How on earth did you react after witnessing such a shocking event?
‘I called many friends and every single one said, ‘It’s destroyed everything’. Only then did the magnitude of the explosion hit me. Up to half of the city is destroyed. Sitting in stunned silence, at first I thought it was a nuclear bomb. The devastation in my beautiful city is exactly like a nuclear bomb explosion. In fact, it’s happened 75 years to the week since the atomic bombings on Japan.’
With so much devastation everywhere, what images will you never forget?
‘Everywhere there were people covered in blood and dust. Emerging from buildings with blank eyes in total silence. There were very few cries, almost complete silence. It was very, very disturbing. People walking, just walking, walking nowhere. Numb. I felt like I was watching the walking dead.’
The Lebanese are famous for their resilience, but this feels like the final hammer blow. Do you feel the same?
‘We’re all traumatised one way or another. Many of us lived through wars and now this. I hate to say it but it almost feels like this was our destiny. The Lebanese are really tired. We want to live a normal life. It feels like a crime against humanity. If the world stays silent about what happened, it is collaborating with this crime. A crime committed by those who allowed the storage of dangerous materials. The world needs to keep being reminded of one fact. This is a man-made disaster. It is not a natural disaster. Direct negligence, corruption, stupidity and inefficiency made this happen. It’s a month after the Beirut blast and there’s still a sense we’ll wake up from this. That we dreamt it. For us in Beirut it feels surreal.’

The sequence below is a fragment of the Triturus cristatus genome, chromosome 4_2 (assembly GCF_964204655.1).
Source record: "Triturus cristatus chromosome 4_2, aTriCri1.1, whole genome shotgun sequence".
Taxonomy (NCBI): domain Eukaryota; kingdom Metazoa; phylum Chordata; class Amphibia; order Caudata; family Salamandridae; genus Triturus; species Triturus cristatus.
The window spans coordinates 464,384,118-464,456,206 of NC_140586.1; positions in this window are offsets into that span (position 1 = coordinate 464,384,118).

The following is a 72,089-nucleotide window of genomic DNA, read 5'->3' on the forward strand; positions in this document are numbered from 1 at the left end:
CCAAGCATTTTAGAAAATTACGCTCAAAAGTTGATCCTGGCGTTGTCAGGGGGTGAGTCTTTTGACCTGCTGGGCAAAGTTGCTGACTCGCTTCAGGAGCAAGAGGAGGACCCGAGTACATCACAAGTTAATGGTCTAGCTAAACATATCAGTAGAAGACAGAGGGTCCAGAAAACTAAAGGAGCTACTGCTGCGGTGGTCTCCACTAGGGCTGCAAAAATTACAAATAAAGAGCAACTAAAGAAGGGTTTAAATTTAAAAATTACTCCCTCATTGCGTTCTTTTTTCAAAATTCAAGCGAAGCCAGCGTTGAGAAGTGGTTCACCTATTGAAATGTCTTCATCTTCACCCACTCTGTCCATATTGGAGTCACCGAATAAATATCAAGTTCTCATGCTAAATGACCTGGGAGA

How do you think this will affect the younger generation, the ones protesting against the corrupt political elite?
‘My heart breaks for the young. Especially when I see them in the street cleaning up the rubble day after day with no help from the government. They should be enjoying life, making plans and travelling. Instead they’re exposed to this total destruction. They’re picking up the remnants of broken houses and broken lives. Yet this injustice has also created an incredible feeling. There’s an urge to change the world and transform Lebanon’s reality. Also after all the supplies lost in the explosion, I truly believe sustainable home farming is one of the solutions.’
What lessons can we all learn from this terrible tragedy?
‘Everyone needs a mission in life. Mine drives me to make films to help change the system for the better. Society isn’t working anymore, none of it is working anymore. Our systems are failing, not just in the Lebanon but across the world. The concept of representation, the concept of borders, everything is so absurd. People who are not within the system are excluded and marginalised.’
Your film Capernaum highlights the plight of 1.5m Syrian refugees in Lebanon. You must take great joy from what happened to Zain Alrafeea, the refugee boy you plucked off the streets to be its star?
'I knew Zain was smart and charismatic the first time I met him. I thought this child’s future cannot be growing up on the streets. He was special and I’m happy he is living in Norway speaking fluent Norwegian and English. When I first knew Zain he couldn’t write Arabic, now he’s texting me in Arabic. Zain has a great future.’
And how can we help rebuild Beirut’s future?
‘The only guarantee is to give money to the people on the ground working in the reconstruction. To the people who are feeding and sheltering the 300,000 new homeless.’
This article originally appeared on marie claire U.K.